If you choose to do nothing or wear a pessary, your sex life shouldn’t change except you would have to remove the pessary prior to intercourse. If you choose to have surgery, you are asked to wait to have intercourse for a period of time, after which many patients report an improved sex life.

  1. Can pelvic floor physio help me with painful sex?

Absolutely – pelvic floor physiotherapy can help with the mechanical and muscular aspects of painful sex (such as tight pelvic floor muscles, hypersensitivity, scar tissue, pelvis/SI joint, lumbar spine issues, etc.). There can also be psycho-emotional aspects to painful sex, and so having mental health support to deal with those aspects of the pain can help the whole self move forward.

  1. How common are pelvic floor issues?

 Nearly a quarter of all women in the U.S. face some form of pelvic floor disorder

According to Herman and Wallace Pelvic Rehabilitation Institute, which  is one of the largest institutes in the United States in the field of pelvic floor rehabilitation 4.36 million more American women will experience pelvic floor dysfunction in 2030 compared to 2020

  1. Can I do pelvic floor PT when I’m on my period?

Yes! No problem on our end, however, everything we do is based on your comfort level.

  1. I just had a baby and am feeling pretty good, is there any reason why I should see a pelvic physical therapist?

YES! Even if you are feeling great after the delivery of your baby, seeking out an evaluation by a pelvic physical therapist can be very helpful. We can assess how your abdominal and pelvic floor muscles are healing, identifying early on if there are problems that need to be addressed. If you have scar tissue from an episiotomy or c-section we can evaluate if it is moving normally, or if it may cause a problem.

  1. I am pregnant right now, is it safe to come to pelvic floor therapy?

Yes! Low back pain, round ligament pain, pubic symphysis dysfunction, sacral misalignment, or sacroiliac joint dysfunction are all common conditions affecting pregnant women. We will work on posture, core stabilization, strengthening, and lengthening of your muscles, A few visits during pregnancy can be a great first introduction to the amazing support that pelvic health therapists offer women at this wondrous and powerful stage in life!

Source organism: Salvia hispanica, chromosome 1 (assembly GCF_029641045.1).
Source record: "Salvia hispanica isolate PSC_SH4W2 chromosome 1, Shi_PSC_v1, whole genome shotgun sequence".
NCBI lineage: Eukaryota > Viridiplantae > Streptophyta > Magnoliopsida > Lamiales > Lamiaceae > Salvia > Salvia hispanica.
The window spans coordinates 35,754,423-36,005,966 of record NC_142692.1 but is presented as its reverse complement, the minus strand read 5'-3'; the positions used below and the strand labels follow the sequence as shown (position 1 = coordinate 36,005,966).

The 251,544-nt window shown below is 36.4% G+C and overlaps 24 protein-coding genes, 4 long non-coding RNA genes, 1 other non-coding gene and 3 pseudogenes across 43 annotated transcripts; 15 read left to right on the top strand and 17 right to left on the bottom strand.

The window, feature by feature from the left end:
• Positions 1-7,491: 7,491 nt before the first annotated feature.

1. I am already doing Kegel exercises and they are not helping, why would pelvic physical therapy help?

Pelvic physical therapy goes FAR beyond teaching someone to do Kegel exercises. That being said, rehabilitation for the pelvis is much more involved than simply strengthening a muscle group. It involves restoring function—improving muscular support around the pelvis, improving behavioral/dietary habits, and re-training body movements to allow for optimal organ and structural function. Thorough a tailored plan to achieve your specific goals.

  1. I have heard this type of physiotherapy involves an internal exam – is this true?

Typically, there is some sort of internal assessment, but this may not be necessary. There is a huge amount of information and education that is included in assessing and treating someone’s pelvic floor so depending on your presentation, an internal assessment may not be required. This is your body and you can decide what feels right for you – nothing needs to be decided right then.

  1. What is the difference between a good and a bad pelvic physical therapist?

Just three things: 1) the amount of “care” taken (easy to spot); 2) the hands-on techniques and skills being used; 3) the ability to accurately diagnose your issue.

All of these are determined by whether your physical therapist is certified/skilled or not . 

  1. Can I talk to a therapist before I book just to confirm pelvic physical therapy is right for me?

Absolutely. Just call us on one of the clinic numbers below, or even email your question to us using info@handsofhopeny.com, and we will get back to you ASAP